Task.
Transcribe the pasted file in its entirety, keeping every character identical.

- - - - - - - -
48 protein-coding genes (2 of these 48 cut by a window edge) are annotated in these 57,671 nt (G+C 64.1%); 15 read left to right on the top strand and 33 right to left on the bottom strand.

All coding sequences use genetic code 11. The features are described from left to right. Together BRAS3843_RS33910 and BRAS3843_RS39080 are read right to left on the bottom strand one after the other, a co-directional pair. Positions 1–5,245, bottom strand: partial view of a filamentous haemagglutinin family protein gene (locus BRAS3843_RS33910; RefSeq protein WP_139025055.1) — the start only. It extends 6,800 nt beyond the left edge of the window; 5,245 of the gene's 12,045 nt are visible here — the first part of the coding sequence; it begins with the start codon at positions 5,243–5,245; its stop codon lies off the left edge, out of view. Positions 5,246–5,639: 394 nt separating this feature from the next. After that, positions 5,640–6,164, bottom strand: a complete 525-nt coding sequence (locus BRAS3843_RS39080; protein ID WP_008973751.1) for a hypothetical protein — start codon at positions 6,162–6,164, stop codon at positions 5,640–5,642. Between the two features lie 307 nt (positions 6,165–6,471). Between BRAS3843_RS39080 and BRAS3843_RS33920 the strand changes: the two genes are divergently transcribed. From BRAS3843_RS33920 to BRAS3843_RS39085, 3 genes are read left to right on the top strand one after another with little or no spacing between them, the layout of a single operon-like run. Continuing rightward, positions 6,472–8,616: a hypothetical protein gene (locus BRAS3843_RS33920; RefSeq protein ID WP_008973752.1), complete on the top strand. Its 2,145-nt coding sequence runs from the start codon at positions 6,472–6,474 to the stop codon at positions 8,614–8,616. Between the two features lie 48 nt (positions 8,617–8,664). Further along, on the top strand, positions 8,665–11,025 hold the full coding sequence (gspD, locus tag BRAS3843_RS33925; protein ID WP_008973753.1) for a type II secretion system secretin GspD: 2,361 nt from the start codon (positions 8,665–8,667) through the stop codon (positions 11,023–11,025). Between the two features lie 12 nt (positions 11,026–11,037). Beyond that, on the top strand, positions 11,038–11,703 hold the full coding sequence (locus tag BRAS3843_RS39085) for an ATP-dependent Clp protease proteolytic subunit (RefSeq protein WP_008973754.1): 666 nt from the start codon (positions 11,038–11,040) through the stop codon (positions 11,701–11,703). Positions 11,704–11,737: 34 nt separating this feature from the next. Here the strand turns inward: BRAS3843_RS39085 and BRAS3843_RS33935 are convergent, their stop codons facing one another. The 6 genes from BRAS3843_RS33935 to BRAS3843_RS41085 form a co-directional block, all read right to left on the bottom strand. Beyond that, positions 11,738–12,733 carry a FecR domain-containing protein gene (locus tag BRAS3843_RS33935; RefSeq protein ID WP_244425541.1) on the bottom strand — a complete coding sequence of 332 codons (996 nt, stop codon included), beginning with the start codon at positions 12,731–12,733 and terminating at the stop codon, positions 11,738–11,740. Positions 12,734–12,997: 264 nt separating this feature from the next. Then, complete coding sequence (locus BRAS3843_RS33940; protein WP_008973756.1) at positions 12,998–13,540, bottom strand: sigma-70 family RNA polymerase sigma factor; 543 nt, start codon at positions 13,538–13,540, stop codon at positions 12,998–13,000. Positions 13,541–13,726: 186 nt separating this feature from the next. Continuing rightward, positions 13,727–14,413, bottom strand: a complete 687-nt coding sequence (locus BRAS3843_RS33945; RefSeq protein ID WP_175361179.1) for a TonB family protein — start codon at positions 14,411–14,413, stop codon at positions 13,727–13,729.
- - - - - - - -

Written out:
48 protein-coding genes (2 of these 48 cut by a window edge) are annotated in these 57,671 nt (G+C 64.1%); 15 read left to right on the top strand and 33 right to left on the bottom strand.

All coding sequences use genetic code 11. The features are described from left to right. Together BRAS3843_RS33910 and BRAS3843_RS39080 are read right to left on the bottom strand one after the other, a co-directional pair. Positions 1–5,245, bottom strand: partial view of a filamentous haemagglutinin family protein gene (locus BRAS3843_RS33910; RefSeq protein WP_139025055.1) — the start only. It extends 6,800 nt beyond the left edge of the window; 5,245 of the gene's 12,045 nt are visible here — the first part of the coding sequence; it begins with the start codon at positions 5,243–5,245; its stop codon lies off the left edge, out of view. Positions 5,246–5,639: 394 nt separating this feature from the next. After that, positions 5,640–6,164, bottom strand: a complete 525-nt coding sequence (locus BRAS3843_RS39080; protein ID WP_008973751.1) for a hypothetical protein — start codon at positions 6,162–6,164, stop codon at positions 5,640–5,642. Between the two features lie 307 nt (positions 6,165–6,471). Between BRAS3843_RS39080 and BRAS3843_RS33920 the strand changes: the two genes are divergently transcribed. From BRAS3843_RS33920 to BRAS3843_RS39085, 3 genes are read left to right on the top strand one after another with little or no spacing between them, the layout of a single operon-like run. Continuing rightward, positions 6,472–8,616: a hypothetical protein gene (locus BRAS3843_RS33920; RefSeq protein ID WP_008973752.1), complete on the top strand. Its 2,145-nt coding sequence runs from the start codon at positions 6,472–6,474 to the stop codon at positions 8,614–8,616. Between the two features lie 48 nt (positions 8,617–8,664). Further along, on the top strand, positions 8,665–11,025 hold the full coding sequence (gspD, locus tag BRAS3843_RS33925; protein ID WP_008973753.1) for a type II secretion system secretin GspD: 2,361 nt from the start codon (positions 8,665–8,667) through the stop codon (positions 11,023–11,025). Between the two features lie 12 nt (positions 11,026–11,037). Beyond that, on the top strand, positions 11,038–11,703 hold the full coding sequence (locus tag BRAS3843_RS39085) for an ATP-dependent Clp protease proteolytic subunit (RefSeq protein WP_008973754.1): 666 nt from the start codon (positions 11,038–11,040) through the stop codon (positions 11,701–11,703). Positions 11,704–11,737: 34 nt separating this feature from the next. Here the strand turns inward: BRAS3843_RS39085 and BRAS3843_RS33935 are convergent, their stop codons facing one another. The 6 genes from BRAS3843_RS33935 to BRAS3843_RS41085 form a co-directional block, all read right to left on the bottom strand. Beyond that, positions 11,738–12,733 carry a FecR domain-containing protein gene (locus tag BRAS3843_RS33935; RefSeq protein ID WP_244425541.1) on the bottom strand — a complete coding sequence of 332 codons (996 nt, stop codon included), beginning with the start codon at positions 12,731–12,733 and terminating at the stop codon, positions 11,738–11,740. Positions 12,734–12,997: 264 nt separating this feature from the next. Then, complete coding sequence (locus BRAS3843_RS33940; protein WP_008973756.1) at positions 12,998–13,540, bottom strand: sigma-70 family RNA polymerase sigma factor; 543 nt, start codon at positions 13,538–13,540, stop codon at positions 12,998–13,000. Positions 13,541–13,726: 186 nt separating this feature from the next. Continuing rightward, positions 13,727–14,413, bottom strand: a complete 687-nt coding sequence (locus BRAS3843_RS33945; RefSeq protein ID WP_175361179.1) for a TonB family protein — start codon at positions 14,411–14,413, stop codon at positions 13,727–13,729.